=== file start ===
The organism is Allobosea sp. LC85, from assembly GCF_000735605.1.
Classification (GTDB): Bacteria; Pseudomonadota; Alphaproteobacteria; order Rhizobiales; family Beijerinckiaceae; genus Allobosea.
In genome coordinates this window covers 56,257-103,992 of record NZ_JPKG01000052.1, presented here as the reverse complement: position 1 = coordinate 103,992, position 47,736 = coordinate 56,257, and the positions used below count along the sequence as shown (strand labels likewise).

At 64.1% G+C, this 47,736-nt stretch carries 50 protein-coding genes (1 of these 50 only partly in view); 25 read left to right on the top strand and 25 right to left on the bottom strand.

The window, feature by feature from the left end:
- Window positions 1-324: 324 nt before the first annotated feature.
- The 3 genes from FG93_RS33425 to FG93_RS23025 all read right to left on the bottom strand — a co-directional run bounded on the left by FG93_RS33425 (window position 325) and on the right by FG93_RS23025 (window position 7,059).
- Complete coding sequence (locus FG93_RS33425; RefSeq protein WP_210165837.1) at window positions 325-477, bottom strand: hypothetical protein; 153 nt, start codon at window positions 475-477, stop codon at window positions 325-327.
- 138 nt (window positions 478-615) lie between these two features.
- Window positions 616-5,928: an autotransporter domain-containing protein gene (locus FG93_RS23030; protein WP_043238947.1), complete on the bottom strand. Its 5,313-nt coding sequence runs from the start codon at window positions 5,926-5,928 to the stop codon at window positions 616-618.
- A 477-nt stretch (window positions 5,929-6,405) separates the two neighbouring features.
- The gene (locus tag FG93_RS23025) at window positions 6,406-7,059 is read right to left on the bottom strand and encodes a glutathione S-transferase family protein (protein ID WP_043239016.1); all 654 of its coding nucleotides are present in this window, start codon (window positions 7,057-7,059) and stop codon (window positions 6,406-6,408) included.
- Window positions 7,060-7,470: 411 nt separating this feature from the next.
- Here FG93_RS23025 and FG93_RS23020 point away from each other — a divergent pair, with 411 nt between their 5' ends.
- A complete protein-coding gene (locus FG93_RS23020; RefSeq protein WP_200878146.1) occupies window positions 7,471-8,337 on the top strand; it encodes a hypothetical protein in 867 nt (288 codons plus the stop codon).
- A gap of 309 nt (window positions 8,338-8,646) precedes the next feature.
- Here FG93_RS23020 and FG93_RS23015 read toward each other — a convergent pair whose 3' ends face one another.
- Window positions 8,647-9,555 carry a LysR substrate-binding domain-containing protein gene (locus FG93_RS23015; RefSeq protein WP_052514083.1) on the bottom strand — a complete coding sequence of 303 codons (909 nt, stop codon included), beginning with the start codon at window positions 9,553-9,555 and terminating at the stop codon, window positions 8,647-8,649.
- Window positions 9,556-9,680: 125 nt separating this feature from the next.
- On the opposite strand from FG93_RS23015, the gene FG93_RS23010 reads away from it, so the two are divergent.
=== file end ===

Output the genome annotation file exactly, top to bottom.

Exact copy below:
The organism is Allobosea sp. LC85, from assembly GCF_000735605.1.
Classification (GTDB): Bacteria; Pseudomonadota; Alphaproteobacteria; order Rhizobiales; family Beijerinckiaceae; genus Allobosea.
In genome coordinates this window covers 56,257-103,992 of record NZ_JPKG01000052.1, presented here as the reverse complement: position 1 = coordinate 103,992, position 47,736 = coordinate 56,257, and the positions used below count along the sequence as shown (strand labels likewise).

At 64.1% G+C, this 47,736-nt stretch carries 50 protein-coding genes (1 of these 50 only partly in view); 25 read left to right on the top strand and 25 right to left on the bottom strand.

The window, feature by feature from the left end:
- Window positions 1-324: 324 nt before the first annotated feature.
- The 3 genes from FG93_RS33425 to FG93_RS23025 all read right to left on the bottom strand — a co-directional run bounded on the left by FG93_RS33425 (window position 325) and on the right by FG93_RS23025 (window position 7,059).
- Complete coding sequence (locus FG93_RS33425; RefSeq protein WP_210165837.1) at window positions 325-477, bottom strand: hypothetical protein; 153 nt, start codon at window positions 475-477, stop codon at window positions 325-327.
- 138 nt (window positions 478-615) lie between these two features.
- Window positions 616-5,928: an autotransporter domain-containing protein gene (locus FG93_RS23030; protein WP_043238947.1), complete on the bottom strand. Its 5,313-nt coding sequence runs from the start codon at window positions 5,926-5,928 to the stop codon at window positions 616-618.
- A 477-nt stretch (window positions 5,929-6,405) separates the two neighbouring features.
- The gene (locus tag FG93_RS23025) at window positions 6,406-7,059 is read right to left on the bottom strand and encodes a glutathione S-transferase family protein (protein ID WP_043239016.1); all 654 of its coding nucleotides are present in this window, start codon (window positions 7,057-7,059) and stop codon (window positions 6,406-6,408) included.
- Window positions 7,060-7,470: 411 nt separating this feature from the next.
- Here FG93_RS23025 and FG93_RS23020 point away from each other — a divergent pair, with 411 nt between their 5' ends.
- A complete protein-coding gene (locus FG93_RS23020; RefSeq protein WP_200878146.1) occupies window positions 7,471-8,337 on the top strand; it encodes a hypothetical protein in 867 nt (288 codons plus the stop codon).
- A gap of 309 nt (window positions 8,338-8,646) precedes the next feature.
- Here FG93_RS23020 and FG93_RS23015 read toward each other — a convergent pair whose 3' ends face one another.
- Window positions 8,647-9,555 carry a LysR substrate-binding domain-containing protein gene (locus FG93_RS23015; RefSeq protein WP_052514083.1) on the bottom strand — a complete coding sequence of 303 codons (909 nt, stop codon included), beginning with the start codon at window positions 9,553-9,555 and terminating at the stop codon, window positions 8,647-8,649.
- Window positions 9,556-9,680: 125 nt separating this feature from the next.
- On the opposite strand from FG93_RS23015, the gene FG93_RS23010 reads away from it, so the two are divergent.